The Maastricht Inflation Criterion: What is the Effect of European Union Enlargement?
John Lewis and
Karsten Staehr ()
Journal of Common Market Studies, 2010, vol. 48, issue 3, 687-708
According to the Maastricht Treaty, a country seeking to join the European Monetary Union cannot have an inflation rate in excess of 1.5 per cent plus the average inflation rates in the three ‘best performing’ EU countries. This inflation reference value is a non‐increasing function of the number of EU members. A counterfactual analysis of historical data shows that the effect of enlarging the EU from 15 to 27 countries was sizeable in 2002–04 and again from 2007. Monte Carlo simulations suggest that the enlargement of the EU from 15 to 27 members reduces the inflation reference value by 0.15–0.2 percentage points on average, but there is a considerable probability of a larger reduction at any given moment of time. The treatment of countries with negative inflation rates in the calculation of the reference value has a major impact on the results.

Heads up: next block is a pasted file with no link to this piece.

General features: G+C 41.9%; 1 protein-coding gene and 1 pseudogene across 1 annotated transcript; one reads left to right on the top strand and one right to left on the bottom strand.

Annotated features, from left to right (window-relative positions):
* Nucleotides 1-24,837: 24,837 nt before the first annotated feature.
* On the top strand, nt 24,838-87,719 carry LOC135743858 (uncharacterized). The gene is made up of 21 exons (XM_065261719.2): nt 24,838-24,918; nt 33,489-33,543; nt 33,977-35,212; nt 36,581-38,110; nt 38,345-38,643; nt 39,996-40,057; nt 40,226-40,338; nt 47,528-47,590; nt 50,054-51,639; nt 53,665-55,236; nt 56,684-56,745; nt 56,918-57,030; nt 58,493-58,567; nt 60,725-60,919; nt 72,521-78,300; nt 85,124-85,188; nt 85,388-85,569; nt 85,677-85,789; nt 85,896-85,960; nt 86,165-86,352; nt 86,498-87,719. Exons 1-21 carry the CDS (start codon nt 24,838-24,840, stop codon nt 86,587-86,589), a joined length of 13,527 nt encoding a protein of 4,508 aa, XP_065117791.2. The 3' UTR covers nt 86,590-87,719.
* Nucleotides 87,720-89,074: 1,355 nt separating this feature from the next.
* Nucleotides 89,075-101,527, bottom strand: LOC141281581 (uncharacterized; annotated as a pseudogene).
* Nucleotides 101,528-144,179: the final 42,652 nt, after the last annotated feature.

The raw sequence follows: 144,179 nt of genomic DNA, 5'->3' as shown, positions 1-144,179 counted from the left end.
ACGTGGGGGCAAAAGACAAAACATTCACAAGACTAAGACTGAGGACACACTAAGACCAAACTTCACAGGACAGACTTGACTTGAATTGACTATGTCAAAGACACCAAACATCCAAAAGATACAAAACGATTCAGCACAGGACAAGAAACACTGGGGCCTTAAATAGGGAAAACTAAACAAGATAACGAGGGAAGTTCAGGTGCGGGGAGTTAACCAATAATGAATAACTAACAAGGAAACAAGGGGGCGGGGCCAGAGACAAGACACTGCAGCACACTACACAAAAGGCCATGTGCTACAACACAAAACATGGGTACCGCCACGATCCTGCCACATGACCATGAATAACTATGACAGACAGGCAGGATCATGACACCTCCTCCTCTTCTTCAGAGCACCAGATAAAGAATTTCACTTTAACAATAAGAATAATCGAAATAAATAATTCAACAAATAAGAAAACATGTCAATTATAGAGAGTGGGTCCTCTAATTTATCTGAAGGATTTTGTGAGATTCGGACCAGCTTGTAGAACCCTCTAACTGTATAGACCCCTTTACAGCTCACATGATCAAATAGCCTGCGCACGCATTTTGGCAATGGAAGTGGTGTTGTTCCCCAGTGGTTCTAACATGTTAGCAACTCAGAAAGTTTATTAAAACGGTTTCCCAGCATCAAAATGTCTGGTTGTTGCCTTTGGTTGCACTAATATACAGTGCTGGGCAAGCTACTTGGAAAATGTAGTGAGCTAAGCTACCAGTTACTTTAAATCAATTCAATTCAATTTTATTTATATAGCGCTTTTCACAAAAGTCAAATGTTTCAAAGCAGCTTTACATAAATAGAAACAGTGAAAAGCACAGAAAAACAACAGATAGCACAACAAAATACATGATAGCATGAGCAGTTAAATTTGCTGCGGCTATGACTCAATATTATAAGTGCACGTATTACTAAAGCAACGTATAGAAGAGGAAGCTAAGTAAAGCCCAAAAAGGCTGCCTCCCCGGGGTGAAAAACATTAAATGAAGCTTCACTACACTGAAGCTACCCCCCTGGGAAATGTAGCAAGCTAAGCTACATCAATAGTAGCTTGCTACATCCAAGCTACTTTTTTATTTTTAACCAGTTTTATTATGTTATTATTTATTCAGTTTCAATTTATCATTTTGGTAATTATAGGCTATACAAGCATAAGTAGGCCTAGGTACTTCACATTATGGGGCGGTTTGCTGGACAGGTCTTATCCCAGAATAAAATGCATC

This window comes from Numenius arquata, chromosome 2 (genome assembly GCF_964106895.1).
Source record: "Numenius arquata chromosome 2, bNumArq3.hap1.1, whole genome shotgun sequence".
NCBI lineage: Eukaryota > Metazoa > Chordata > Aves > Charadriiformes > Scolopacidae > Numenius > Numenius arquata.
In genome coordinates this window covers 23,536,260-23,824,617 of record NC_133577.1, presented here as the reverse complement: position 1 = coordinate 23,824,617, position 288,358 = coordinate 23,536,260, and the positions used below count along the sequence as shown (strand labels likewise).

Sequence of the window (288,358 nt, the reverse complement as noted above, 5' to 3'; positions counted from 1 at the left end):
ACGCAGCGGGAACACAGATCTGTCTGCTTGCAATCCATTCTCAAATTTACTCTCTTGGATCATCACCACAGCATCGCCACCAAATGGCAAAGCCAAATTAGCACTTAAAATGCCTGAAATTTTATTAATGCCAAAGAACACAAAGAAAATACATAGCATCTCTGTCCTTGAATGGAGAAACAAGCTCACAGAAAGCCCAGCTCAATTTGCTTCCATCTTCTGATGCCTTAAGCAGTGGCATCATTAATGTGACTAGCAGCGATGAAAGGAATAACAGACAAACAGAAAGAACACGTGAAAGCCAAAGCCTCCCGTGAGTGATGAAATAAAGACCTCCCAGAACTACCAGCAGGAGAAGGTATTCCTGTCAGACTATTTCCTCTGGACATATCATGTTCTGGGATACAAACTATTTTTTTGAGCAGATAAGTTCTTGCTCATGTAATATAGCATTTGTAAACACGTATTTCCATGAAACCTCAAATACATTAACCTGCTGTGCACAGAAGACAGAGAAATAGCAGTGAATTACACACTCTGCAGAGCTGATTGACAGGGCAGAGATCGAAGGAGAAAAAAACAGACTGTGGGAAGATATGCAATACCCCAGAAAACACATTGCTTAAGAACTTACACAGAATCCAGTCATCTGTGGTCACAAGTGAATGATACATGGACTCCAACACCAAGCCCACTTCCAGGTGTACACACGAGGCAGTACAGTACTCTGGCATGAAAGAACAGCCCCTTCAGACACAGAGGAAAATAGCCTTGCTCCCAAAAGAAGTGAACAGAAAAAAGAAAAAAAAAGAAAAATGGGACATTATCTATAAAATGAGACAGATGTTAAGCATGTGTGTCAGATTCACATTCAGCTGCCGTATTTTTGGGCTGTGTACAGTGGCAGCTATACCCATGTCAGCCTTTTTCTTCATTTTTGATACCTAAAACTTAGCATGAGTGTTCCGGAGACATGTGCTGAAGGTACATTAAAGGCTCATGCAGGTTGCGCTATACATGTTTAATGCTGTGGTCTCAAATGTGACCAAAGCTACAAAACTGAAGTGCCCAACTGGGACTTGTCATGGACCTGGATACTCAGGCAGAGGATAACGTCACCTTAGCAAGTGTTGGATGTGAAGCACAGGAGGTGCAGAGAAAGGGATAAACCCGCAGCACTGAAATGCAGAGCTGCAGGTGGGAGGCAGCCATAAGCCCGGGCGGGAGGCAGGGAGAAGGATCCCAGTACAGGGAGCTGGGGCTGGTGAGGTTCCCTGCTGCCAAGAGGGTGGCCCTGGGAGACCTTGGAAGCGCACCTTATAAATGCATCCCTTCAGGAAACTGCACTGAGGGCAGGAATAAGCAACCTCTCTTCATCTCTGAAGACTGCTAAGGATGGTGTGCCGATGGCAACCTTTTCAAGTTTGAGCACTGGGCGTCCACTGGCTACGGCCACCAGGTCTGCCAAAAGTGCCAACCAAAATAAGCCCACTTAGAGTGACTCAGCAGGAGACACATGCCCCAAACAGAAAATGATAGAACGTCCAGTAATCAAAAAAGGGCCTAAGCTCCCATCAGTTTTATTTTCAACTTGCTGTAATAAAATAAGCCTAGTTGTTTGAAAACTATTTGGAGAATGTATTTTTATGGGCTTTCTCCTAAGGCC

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Journal Article: The Maastricht Inflation Criterion: What is the Effect of European Union Enlargement? (2010)
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